Pictured above are the RPG books I got from my most recent haul. I got a number of other items as well (including a brand new 10-DVD set of Stanley Kubrick’s films for $24 which made my heart flutter), but this is a tabletop RPG blog, so I figure this is what my readers would actually be interested in.

The Dungeon Master’s Guide by Gary Gygax is the biggest find, for me. This is, as I’ve said before, a seminal work in RPGs. This text was so groundbreaking, and remains so relevant even to modern gamers, that WIRED magazine listed it first among their “9 Essential Geek Books You Must Read Right Now,” which came out a staggering 32 years after the book was originally released. I’ve been reading a PDF of it recently, which has inspired a number of my recent posts, but there’s nothing quite like having a physical copy. The book has been out of print for decades, though Wizards of the Coast is planning to do a limited reprint. So if you can’t find an original, your chance to possess this wisdom is coming up. Plus it supports the Gygax Memorial Fund!

The Dark Force Rising Sourcebook is for the West End Games Star Wars RPG, which is among my favorite games. Back when this RPG was still in print, new Star Wars novels would often be accompanied by a sourcebook, which took elements from that novel, such as ships, locations, characters, or events, and gave them game-rules. I don’t know if that kind of synergy has ever existed between media & gaming anywhere else, but I like it. And Dark Force Rising still reigns as one of the greatest Star Wars novels ever written, so I’m eager to dive into reading this. Plus there are numerous fantastic illustrations for scenes from the book, which is always fun.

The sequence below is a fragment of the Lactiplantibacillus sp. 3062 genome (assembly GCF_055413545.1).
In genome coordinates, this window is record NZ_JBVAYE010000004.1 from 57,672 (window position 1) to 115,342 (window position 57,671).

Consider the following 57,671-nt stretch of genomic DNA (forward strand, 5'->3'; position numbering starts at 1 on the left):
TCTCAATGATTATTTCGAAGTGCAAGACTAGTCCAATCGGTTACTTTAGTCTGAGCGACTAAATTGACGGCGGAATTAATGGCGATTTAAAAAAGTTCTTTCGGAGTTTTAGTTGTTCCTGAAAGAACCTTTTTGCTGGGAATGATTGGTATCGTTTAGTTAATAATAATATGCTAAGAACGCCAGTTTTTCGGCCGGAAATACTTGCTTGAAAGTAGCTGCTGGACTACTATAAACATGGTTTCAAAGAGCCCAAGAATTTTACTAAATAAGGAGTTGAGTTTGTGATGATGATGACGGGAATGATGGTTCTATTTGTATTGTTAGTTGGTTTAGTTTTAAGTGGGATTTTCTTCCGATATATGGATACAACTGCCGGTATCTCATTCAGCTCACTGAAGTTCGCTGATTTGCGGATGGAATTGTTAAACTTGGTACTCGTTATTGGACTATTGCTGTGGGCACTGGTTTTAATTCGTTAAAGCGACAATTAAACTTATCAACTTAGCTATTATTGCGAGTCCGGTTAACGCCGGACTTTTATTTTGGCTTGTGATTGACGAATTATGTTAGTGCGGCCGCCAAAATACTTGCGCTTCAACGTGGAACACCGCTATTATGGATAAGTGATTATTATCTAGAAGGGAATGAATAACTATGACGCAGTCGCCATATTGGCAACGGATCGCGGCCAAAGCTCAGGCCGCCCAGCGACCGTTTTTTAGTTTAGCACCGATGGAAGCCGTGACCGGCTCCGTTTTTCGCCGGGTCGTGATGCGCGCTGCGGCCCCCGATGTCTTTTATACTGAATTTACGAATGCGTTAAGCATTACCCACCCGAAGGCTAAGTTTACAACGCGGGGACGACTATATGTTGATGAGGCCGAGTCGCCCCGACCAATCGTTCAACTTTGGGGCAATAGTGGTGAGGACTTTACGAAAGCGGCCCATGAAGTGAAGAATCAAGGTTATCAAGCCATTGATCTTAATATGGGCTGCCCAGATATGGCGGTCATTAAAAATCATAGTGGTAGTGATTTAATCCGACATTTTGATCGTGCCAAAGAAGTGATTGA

Ever since reading Vecna Reborn, I’ve been really aching to get my hands on some Ravenloft materials. Being a fan of undead, and grimdark settings, it just seems like my kinda thing. I picked up three. Ravenloft: Realm of Terror, which is the basic campaign setting for second edition. Van Richten’s Guide to Vampires, which is a detailed 95 page booklet on–you guessed it–vampires. It seems to be written from an in-game perspective, which should be really fun to read. The Shadow Rift is a massive adventure module, filling almost 160 pages. I’m not sure when I’ll have the opportunity to read & run this, but it looks exciting. And I gotta give some massive props to the artist who passed up on an opportunity to sexualize the female adventurer on the cover. Bravo, Todd Lockwood!

Shadowrun is a game I’ve wanted to play for a long time. Cyberpunk has always intrigued me, and throwing magic in the mix makes for a fun time. Apparently the sourcebook I found is actually 1st edition as well. So the vision of future technology is crazy out of date, which kinda works for me. There’s something charming about a world where we all have cybernetic implants, but computers are still bulky and require wired connections.